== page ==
Justice Minister Jeff Radebe's briefing on the government's planned review of the judiciary has left some confusion about its intentions. Chris Barron asks Deputy Justice Minister Andries Nel ...
The president says the government wants to review the powers of the Constitutional Court, the minister of justice says the government has no intention of interfering with the powers of the court. Who do we believe? The president was articulating views in the context of a debate that's already before parliament. The minister was talking very specifically about the assessment exercise.
So the purpose of this review ... The word "review" keeps coming up. We are saying it's an evaluation. In the legal context generally, you review something with a view to setting it aside or changing it. That is not on the agenda. We have no power to review judgments of the CC.
The purpose of this evaluation is what? To evaluate the impact of judgments of the court on society in the context of transformation.
Is there a feeling in the government that the CC is getting in the way of transformation? That is definitely not the premise of this assessment.
Then why is it necessary? The government assesses its work all the time. And assessments are not only about what is wrong. They're also about how we can do what is right better. If the assessment decides that some judgments of the CC have not contributed to transformation, what happens then? That proceeds from the premise that there is unhappiness with a judgment or judgments, and now we want to assess, looking for something wrong.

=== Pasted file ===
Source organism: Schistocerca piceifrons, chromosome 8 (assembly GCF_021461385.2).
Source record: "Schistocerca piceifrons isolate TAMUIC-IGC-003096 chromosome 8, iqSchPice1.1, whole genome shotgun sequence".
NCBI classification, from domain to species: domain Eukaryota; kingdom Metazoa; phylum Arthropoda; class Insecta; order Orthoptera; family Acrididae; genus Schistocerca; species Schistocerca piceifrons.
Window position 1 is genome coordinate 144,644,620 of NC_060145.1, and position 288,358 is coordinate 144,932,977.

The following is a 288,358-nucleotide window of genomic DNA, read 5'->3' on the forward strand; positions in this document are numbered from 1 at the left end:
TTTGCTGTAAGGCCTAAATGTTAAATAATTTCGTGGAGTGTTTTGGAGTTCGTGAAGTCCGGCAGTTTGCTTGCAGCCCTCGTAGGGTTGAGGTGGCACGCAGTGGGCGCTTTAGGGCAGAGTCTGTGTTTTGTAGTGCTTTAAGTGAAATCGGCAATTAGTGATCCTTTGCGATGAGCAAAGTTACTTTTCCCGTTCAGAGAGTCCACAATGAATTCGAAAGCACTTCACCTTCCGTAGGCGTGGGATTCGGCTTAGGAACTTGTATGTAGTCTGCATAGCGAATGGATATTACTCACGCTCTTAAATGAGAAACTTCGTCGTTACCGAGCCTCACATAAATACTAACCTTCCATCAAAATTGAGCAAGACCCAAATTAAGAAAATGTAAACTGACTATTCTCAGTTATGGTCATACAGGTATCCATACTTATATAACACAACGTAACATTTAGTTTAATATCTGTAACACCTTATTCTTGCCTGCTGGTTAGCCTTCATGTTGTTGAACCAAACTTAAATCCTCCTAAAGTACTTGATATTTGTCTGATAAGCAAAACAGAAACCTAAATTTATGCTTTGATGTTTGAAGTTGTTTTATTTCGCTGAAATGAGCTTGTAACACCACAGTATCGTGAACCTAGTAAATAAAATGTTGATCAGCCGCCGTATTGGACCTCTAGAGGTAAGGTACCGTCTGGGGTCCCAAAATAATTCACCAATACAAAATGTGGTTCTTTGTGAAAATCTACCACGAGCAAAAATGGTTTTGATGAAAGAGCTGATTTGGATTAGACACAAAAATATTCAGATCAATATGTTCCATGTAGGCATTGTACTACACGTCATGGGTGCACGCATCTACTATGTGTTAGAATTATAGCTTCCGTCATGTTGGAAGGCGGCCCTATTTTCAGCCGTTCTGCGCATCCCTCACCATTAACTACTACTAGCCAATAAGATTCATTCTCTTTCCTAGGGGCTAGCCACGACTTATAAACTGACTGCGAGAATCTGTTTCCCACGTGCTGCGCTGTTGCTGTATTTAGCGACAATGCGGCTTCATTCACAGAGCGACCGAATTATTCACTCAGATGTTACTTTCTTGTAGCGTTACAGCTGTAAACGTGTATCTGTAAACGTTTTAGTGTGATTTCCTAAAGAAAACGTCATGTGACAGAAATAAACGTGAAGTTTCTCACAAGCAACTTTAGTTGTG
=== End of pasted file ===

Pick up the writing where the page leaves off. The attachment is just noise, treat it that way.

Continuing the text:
Is there a feeling in the government that the CC could be doing things better? Even things that are done well can be done better.
If the assessment concludes that things could be done better, is the government going to lean on the CC to improve its act? It would depend on what it is that the assessment identifies could be done better. If it's policy and administration, the executive would have to do that. The point is that each arm of the state is co-equal and co-responsible for realising the objectives of the constitution. So the judiciary might have its own things that it would need to do.
Who would tell the judiciary what it needed to do? We would be engaging in a dialogue with the judiciary.
Wouldn't this come close to infringing on the independence of the judiciary? Not at all.
What happens if the CC feels it's working just fine? That is the kind of discussion that becomes difficult to reduce to a sound bite.
Wasn't the original idea to assess the performance of the CC? It was to look at what impact the judgments of the court had had in terms of transformation, and an integral part of that is looking at the extent to which other organs of state have been able to give effect to those judgments.
Is it the job of the courts to drive transformation? We have a constitution which spells out a vision of what we want our country to be, and all organs of state have an equal responsibility to realise that vision.
So it's the job of the courts to drive government policy on transformation? No. Transformation is an imperative that is mandated by the constitution. The responsibility of the courts in terms of transformation is something that derives from the constitution, not from government policy.
Is it the job of the government to tell the CC how to interpret the transformative elements of the constitution? It's not the job of the executive to tell the CC how to interpret the constitution, but there's nothing wrong with it assessing the impact its judgments have had on society.